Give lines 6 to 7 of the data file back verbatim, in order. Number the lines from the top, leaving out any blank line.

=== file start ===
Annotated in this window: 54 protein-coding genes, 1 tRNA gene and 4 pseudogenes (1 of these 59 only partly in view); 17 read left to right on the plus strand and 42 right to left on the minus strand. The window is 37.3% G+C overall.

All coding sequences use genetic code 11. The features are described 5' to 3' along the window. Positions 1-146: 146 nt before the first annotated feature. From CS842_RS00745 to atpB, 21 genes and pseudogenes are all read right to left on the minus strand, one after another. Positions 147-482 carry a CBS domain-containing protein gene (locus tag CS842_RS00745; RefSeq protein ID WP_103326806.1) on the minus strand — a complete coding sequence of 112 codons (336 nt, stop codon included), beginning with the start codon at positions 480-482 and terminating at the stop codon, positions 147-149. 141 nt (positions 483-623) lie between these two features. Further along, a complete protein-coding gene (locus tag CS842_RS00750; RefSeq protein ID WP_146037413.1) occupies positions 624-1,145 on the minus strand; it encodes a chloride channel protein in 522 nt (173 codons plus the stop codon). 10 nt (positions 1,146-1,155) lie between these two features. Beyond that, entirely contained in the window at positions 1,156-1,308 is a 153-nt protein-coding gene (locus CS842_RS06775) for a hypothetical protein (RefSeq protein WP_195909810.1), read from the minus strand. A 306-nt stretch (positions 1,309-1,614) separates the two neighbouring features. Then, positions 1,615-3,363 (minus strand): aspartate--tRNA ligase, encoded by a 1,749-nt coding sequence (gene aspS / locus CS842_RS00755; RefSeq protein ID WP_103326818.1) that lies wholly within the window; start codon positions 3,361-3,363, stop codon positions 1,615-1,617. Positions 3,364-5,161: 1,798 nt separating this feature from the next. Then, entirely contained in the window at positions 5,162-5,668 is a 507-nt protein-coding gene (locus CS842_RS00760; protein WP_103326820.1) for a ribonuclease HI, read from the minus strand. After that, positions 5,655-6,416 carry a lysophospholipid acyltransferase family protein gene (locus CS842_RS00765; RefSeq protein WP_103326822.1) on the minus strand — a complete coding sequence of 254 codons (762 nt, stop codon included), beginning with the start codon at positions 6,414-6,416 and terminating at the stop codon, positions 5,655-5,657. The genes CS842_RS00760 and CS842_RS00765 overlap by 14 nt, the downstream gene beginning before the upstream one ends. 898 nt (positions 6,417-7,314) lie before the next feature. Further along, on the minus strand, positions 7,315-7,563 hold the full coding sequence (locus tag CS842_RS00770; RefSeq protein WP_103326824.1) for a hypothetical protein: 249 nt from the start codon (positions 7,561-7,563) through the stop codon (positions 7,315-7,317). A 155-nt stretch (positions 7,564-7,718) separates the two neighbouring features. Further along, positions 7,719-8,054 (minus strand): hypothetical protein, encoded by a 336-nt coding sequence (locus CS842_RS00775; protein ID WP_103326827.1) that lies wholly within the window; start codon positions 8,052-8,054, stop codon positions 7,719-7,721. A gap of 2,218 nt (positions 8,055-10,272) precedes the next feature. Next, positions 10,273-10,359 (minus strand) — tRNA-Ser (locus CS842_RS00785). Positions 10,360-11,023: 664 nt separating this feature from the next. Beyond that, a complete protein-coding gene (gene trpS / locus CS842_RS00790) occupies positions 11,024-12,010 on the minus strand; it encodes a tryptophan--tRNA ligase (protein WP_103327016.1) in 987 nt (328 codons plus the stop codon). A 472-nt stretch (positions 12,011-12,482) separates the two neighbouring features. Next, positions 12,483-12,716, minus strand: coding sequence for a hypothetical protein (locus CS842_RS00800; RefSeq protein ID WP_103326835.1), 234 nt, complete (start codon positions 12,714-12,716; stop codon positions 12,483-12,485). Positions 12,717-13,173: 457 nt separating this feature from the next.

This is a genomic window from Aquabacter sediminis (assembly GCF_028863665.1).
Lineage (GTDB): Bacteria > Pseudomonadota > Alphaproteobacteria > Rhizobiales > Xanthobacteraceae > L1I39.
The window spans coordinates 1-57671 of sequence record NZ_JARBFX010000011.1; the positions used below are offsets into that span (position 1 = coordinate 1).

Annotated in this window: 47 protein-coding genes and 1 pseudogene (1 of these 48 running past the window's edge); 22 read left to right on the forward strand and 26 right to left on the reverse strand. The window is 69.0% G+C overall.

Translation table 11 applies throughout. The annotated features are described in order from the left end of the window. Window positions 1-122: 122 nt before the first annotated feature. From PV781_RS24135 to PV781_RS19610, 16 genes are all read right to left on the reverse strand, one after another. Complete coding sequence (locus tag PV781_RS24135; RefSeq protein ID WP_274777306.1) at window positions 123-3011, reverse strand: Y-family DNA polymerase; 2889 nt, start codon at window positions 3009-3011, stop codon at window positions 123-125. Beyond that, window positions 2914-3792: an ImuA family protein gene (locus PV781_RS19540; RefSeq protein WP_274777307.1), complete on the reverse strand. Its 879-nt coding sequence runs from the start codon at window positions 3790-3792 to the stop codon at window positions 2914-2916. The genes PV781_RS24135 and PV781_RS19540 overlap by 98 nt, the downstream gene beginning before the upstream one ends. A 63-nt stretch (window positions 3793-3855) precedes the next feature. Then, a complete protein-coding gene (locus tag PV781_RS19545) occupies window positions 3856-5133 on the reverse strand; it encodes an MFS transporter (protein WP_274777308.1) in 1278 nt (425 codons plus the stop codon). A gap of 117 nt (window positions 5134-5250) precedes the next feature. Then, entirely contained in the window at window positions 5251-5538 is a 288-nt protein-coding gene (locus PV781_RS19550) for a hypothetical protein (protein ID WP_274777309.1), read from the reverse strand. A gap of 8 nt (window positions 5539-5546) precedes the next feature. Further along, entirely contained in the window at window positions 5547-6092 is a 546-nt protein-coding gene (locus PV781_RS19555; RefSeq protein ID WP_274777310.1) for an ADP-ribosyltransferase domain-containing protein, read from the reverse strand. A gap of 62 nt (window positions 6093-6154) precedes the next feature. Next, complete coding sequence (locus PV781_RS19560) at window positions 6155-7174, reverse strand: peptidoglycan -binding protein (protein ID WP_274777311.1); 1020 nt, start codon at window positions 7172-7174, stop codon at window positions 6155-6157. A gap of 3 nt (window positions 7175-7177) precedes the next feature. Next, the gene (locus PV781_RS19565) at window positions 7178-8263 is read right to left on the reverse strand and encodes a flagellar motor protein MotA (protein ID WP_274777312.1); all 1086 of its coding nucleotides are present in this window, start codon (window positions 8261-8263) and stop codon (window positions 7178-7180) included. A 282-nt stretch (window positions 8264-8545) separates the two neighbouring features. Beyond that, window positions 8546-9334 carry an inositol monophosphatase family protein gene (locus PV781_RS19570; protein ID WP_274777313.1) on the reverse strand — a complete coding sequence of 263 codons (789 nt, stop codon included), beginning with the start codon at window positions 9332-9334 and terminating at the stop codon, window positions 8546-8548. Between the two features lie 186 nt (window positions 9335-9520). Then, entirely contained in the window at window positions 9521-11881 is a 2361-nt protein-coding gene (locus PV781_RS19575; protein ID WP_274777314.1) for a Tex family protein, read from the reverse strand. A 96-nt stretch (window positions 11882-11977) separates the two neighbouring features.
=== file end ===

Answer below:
Annotated in this window: 47 protein-coding genes and 1 pseudogene (1 of these 48 running past the window's edge); 22 read left to right on the forward strand and 26 right to left on the reverse strand. The window is 69.0% G+C overall.

Translation table 11 applies throughout. The annotated features are described in order from the left end of the window. Window positions 1-122: 122 nt before the first annotated feature. From PV781_RS24135 to PV781_RS19610, 16 genes are all read right to left on the reverse strand, one after another. Complete coding sequence (locus tag PV781_RS24135; RefSeq protein ID WP_274777306.1) at window positions 123-3011, reverse strand: Y-family DNA polymerase; 2889 nt, start codon at window positions 3009-3011, stop codon at window positions 123-125. Beyond that, window positions 2914-3792: an ImuA family protein gene (locus PV781_RS19540; RefSeq protein WP_274777307.1), complete on the reverse strand. Its 879-nt coding sequence runs from the start codon at window positions 3790-3792 to the stop codon at window positions 2914-2916. The genes PV781_RS24135 and PV781_RS19540 overlap by 98 nt, the downstream gene beginning before the upstream one ends. A 63-nt stretch (window positions 3793-3855) precedes the next feature. Then, a complete protein-coding gene (locus tag PV781_RS19545) occupies window positions 3856-5133 on the reverse strand; it encodes an MFS transporter (protein WP_274777308.1) in 1278 nt (425 codons plus the stop codon). A gap of 117 nt (window positions 5134-5250) precedes the next feature. Then, entirely contained in the window at window positions 5251-5538 is a 288-nt protein-coding gene (locus PV781_RS19550) for a hypothetical protein (protein ID WP_274777309.1), read from the reverse strand. A gap of 8 nt (window positions 5539-5546) precedes the next feature. Further along, entirely contained in the window at window positions 5547-6092 is a 546-nt protein-coding gene (locus PV781_RS19555; RefSeq protein ID WP_274777310.1) for an ADP-ribosyltransferase domain-containing protein, read from the reverse strand. A gap of 62 nt (window positions 6093-6154) precedes the next feature. Next, complete coding sequence (locus PV781_RS19560) at window positions 6155-7174, reverse strand: peptidoglycan -binding protein (protein ID WP_274777311.1); 1020 nt, start codon at window positions 7172-7174, stop codon at window positions 6155-6157. A gap of 3 nt (window positions 7175-7177) precedes the next feature. Next, the gene (locus PV781_RS19565) at window positions 7178-8263 is read right to left on the reverse strand and encodes a flagellar motor protein MotA (protein ID WP_274777312.1); all 1086 of its coding nucleotides are present in this window, start codon (window positions 8261-8263) and stop codon (window positions 7178-7180) included. A 282-nt stretch (window positions 8264-8545) separates the two neighbouring features. Beyond that, window positions 8546-9334 carry an inositol monophosphatase family protein gene (locus PV781_RS19570; protein ID WP_274777313.1) on the reverse strand — a complete coding sequence of 263 codons (789 nt, stop codon included), beginning with the start codon at window positions 9332-9334 and terminating at the stop codon, window positions 8546-8548. Between the two features lie 186 nt (window positions 9335-9520). Then, entirely contained in the window at window positions 9521-11881 is a 2361-nt protein-coding gene (locus PV781_RS19575; protein ID WP_274777314.1) for a Tex family protein, read from the reverse strand. A 96-nt stretch (window positions 11882-11977) separates the two neighbouring features.